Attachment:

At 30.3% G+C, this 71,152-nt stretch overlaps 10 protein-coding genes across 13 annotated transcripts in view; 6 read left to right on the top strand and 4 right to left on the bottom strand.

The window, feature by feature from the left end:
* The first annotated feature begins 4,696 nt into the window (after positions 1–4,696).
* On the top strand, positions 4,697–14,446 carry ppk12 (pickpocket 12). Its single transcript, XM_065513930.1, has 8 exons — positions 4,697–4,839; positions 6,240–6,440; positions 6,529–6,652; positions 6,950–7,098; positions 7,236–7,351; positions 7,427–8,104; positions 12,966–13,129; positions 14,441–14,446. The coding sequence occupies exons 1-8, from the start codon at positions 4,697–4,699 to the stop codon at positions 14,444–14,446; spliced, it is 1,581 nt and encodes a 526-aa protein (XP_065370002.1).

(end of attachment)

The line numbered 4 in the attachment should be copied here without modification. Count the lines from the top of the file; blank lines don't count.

* On the top strand, positions 4,697–14,446 carry ppk12 (pickpocket 12). Its single transcript, XM_065513930.1, has 8 exons — positions 4,697–4,839; positions 6,240–6,440; positions 6,529–6,652; positions 6,950–7,098; positions 7,236–7,351; positions 7,427–8,104; positions 12,966–13,129; positions 14,441–14,446. The coding sequence occupies exons 1-8, from the start codon at positions 4,697–4,699 to the stop codon at positions 14,444–14,446; spliced, it is 1,581 nt and encodes a 526-aa protein (XP_065370002.1).